Book Image

Mastering JavaScript Functional Programming

By : Federico Kereki
Book Image

Mastering JavaScript Functional Programming

By: Federico Kereki

Overview of this book

Functional programming is a programming paradigm for developing software using functions. Learning to use functional programming is a good way to write more concise code, with greater concurrency and performance. The JavaScript language is particularly suited to functional programming. This book provides comprehensive coverage of the major topics in functional programming with JavaScript to produce shorter, clearer, and testable programs. You’ll delve into functional programming; including writing and testing pure functions, reducing side-effects, and other features to make your applications functional in nature. Specifically, we’ll explore techniques to simplify coding, apply recursion for loopless coding, learn ways to achieve immutability, implement design patterns, and work with data types. By the end of this book, you’ll have developed the JavaScript skills you need to program functional applications with confidence.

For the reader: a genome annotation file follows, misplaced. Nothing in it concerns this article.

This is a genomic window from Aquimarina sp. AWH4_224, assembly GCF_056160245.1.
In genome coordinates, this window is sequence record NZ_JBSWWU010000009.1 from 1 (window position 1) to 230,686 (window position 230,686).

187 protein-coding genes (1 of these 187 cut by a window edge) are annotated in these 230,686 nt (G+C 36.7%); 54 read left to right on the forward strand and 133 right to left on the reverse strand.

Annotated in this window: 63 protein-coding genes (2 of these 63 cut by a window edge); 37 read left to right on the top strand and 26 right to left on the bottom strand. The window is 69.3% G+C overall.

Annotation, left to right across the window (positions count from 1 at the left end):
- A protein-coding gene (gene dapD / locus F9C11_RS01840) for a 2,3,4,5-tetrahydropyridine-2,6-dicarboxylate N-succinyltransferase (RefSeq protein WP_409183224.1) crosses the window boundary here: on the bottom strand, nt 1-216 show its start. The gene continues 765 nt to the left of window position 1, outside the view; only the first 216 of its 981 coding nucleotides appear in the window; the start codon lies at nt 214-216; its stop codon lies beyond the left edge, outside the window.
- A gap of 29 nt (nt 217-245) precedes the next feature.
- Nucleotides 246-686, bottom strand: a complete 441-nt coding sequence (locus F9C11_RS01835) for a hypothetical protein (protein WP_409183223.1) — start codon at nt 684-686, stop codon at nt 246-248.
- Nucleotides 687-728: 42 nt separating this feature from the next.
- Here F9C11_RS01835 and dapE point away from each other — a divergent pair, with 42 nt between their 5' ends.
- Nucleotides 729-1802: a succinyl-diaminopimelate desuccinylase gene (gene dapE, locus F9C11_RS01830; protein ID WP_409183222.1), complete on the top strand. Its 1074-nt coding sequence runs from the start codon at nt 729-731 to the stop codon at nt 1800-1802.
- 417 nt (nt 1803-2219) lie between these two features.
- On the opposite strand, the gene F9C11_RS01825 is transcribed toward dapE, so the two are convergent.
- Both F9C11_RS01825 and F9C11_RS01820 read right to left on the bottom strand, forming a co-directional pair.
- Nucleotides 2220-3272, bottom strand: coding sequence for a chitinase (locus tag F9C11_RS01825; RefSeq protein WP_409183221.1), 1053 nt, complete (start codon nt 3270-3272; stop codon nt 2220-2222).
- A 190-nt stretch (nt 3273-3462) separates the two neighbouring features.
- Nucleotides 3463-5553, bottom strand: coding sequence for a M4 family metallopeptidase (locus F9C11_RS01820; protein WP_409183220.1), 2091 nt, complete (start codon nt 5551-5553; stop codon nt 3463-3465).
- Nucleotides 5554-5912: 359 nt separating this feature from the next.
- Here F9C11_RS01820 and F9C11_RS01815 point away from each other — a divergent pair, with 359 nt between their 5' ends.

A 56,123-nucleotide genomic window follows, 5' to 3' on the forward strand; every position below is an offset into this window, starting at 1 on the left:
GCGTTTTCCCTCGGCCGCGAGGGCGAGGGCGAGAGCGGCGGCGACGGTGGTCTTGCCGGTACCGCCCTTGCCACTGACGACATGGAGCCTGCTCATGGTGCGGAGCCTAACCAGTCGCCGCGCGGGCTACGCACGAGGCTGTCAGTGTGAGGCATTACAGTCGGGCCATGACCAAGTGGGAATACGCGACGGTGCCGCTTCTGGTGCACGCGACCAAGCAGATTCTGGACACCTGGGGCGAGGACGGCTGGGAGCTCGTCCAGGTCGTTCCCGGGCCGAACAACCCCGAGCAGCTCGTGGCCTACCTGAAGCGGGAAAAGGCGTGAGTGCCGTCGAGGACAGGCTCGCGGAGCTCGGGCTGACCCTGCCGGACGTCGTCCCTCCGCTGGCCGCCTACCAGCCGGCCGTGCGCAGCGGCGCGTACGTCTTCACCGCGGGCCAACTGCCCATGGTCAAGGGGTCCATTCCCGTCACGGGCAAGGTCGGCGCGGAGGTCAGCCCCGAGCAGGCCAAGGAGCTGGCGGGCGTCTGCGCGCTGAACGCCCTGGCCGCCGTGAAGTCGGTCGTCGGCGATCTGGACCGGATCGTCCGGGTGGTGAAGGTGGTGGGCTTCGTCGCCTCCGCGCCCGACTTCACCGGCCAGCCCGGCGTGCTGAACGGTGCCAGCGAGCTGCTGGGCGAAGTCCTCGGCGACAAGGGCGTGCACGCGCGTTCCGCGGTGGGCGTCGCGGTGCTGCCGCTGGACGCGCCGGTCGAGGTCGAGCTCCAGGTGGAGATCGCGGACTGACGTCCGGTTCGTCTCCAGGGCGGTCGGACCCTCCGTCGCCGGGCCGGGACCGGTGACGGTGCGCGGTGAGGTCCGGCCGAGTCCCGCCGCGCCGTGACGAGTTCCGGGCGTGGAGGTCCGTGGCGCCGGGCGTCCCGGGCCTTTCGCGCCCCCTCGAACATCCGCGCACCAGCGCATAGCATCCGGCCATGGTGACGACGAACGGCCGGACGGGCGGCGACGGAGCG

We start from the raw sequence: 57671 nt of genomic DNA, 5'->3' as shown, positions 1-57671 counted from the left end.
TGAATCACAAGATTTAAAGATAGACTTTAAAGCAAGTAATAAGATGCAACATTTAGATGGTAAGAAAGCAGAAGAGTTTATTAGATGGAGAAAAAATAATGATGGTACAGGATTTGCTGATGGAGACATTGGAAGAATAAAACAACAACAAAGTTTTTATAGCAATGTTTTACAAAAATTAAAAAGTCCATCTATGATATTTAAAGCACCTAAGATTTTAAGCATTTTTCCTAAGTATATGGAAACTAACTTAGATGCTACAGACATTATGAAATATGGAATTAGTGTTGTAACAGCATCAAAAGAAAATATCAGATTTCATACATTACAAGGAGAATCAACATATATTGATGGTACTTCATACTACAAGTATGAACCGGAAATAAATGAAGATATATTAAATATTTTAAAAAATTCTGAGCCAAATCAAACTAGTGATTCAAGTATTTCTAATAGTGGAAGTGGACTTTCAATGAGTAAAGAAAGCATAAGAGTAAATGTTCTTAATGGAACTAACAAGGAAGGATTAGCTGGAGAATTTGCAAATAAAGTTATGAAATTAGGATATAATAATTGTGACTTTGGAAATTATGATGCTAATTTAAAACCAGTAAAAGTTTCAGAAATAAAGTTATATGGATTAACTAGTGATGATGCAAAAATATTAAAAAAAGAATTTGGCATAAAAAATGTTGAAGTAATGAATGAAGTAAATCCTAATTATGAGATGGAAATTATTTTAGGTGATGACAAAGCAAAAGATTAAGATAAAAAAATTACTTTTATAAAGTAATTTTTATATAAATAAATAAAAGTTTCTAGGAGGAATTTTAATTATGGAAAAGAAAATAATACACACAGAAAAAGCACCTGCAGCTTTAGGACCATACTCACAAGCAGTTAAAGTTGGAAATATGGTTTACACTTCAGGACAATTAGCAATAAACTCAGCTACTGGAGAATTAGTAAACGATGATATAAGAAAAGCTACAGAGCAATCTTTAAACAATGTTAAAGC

Table of Contents (22 chapters)
Title Page
About the Author
About the Reviewer
Customer Feedback
Connecting Functions - Pipelining and Composition
Answers to Questions


Pipelining and composition are techniques for setting up functions to work in sequence, so the output from a function becomes the input to the next function. There are two ways of looking at this: from a computer point of view and from a mathematical point of view. Usually, most FP texts start with the latter, but since I assume that most readers are closer to computers than to math, let's start with the former.

Piping in Unix/Linux

In Unix/Linux, the execution of a command and passing its output as an input to a second command, whose output will yet the input of a third command, and so on, is called a pipeline. This is quite common, and an application of the philosophy of Unix, as explained in a Bell Laboratories article, written by the creator of the pipelining concept himself, Doug McIlroy:

  1. Make each program do one thing well. To do a new job, build afresh rather than complicating old programs by adding new features.
  2. Expect the output of every program to become the input to another...